Image Courtesy: Steven Shircliff
In April 1997, Woods began a streak that took him directly to the top of the list. He dominated golf’s most famous and traditional event to the extent that the sport was changed forever. We all go back to the Master’s record 18 that Woods shot in his first Masters as a pro.
Let’s bring back the edges of his immeasurable 12-shot margin of victory. (Second-place finisher Tom Kite’s total of 282 would have been enough to win 17 Masters, but it was only 12 shots behind Tiger.)
Back to his mammoth drives turned par-5s into pitch-and-putts. Many people don’t remember from the 1997 Masters how badly Tiger started the event. Woods had a 40, leaving him at 4 over par. I guess the stars aligned and the golf gods smiled.
Over the next 63 holes, Woods swept through Augusta National like a tornado, playing the course and leaving behind the best players in the world. Unaffected by tele conditions, Tiger’s runaway has given golf its biggest conditional winner to date. In 1996, before Woods turned pro, conditions were 9.2 on Sunday. In 1997, when Woods won, that number jumped to 14.1.
Nicklaus brought out the greatness in his opponents – Palmer, Player, Watson, and Trevino. But more importantly, he made golf a greater game with his physical prowess and strength, mental toughness, constant excellence and genius for strategically tearing up golf courses around the world.
You know the litany of achievements. 18 major championships, more than Hogan and Palmer combined. An amazing 37 top twos in majors.
However, if winning is the standard for defining excellence, there is no better player in golf history than Sam Snead. Using a smooth, syrupy swing that felt as natural and regal as breathing, Slammin’ Sammy won more golf tournaments than any other player – an astounding 82 PGA Tour titles and 135 to 165 victories around the world, depending on whom you ask. He won at age 52 in four different decades, from the 1936 West Virginia Closed Pro to the 1965 Greater Greensboro Open (his eighth title in the event).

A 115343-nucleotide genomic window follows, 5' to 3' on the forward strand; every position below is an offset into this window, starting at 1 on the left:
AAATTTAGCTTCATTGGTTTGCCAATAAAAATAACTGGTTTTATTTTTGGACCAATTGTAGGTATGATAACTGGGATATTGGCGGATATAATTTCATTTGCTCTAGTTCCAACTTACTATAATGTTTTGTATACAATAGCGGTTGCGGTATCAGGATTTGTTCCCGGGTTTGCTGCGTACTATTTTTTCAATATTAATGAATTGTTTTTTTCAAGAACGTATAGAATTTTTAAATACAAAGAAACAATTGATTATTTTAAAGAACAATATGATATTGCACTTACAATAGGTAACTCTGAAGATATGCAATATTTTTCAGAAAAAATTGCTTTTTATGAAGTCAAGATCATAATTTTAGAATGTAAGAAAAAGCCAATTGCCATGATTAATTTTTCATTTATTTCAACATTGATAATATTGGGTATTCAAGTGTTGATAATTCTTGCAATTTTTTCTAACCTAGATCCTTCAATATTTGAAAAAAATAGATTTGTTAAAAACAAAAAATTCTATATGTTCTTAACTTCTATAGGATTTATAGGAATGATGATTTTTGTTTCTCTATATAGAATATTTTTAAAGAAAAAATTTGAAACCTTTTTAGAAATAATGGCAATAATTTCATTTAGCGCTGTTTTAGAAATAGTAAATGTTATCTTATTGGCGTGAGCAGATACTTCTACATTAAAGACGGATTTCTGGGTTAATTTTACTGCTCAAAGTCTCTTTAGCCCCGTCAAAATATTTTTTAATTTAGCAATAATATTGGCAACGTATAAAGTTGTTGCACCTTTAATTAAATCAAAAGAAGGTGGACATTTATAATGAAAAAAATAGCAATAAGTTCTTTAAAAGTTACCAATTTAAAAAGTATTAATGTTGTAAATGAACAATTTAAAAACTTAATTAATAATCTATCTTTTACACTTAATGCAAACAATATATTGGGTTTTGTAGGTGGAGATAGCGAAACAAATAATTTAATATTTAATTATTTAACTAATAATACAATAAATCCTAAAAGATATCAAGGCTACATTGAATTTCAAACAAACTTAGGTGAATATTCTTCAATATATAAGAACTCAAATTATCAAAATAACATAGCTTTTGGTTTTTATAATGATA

Snead won three Masters, including a 1954 playoff victory over friend and rival Ben Hogan. He won three PGA crowns and the British Open.
There were better players with decent swings. But there was never a more important golfer than King Arnold Palmer. He quadrupled purses, brought golf from country clubs to our living rooms, and amassed an army of devoted followers.
He won and lost more than any other athlete. From 1958 to 1968, Palmer ruled Augusta National among the azaleas and pines where Arnie’s army first assembled. Except for 1963, he competed in every master during that great stretch, winning four times, finishing second twice, third once and finishing fourth twice.
Thoughtful, temperamental, and focused, Ben Hogan was not an attractive figure who collected millions to watch the game in the Arnold Palmer style. rather, he was all about golf shots.
Hawk continues to be golf’s best shotmaker of all time. Instead of relying on a momentarily technologically advanced suit, Hogan used an unfathomable ability to control his ball flight to win nine majors — and more likely than Jack Nicklaus. For Hogan “The Hawk” “Bantam Ben,” who was 5’7, 140 pounds at the top of his game, striking the ball well was more important than scoring.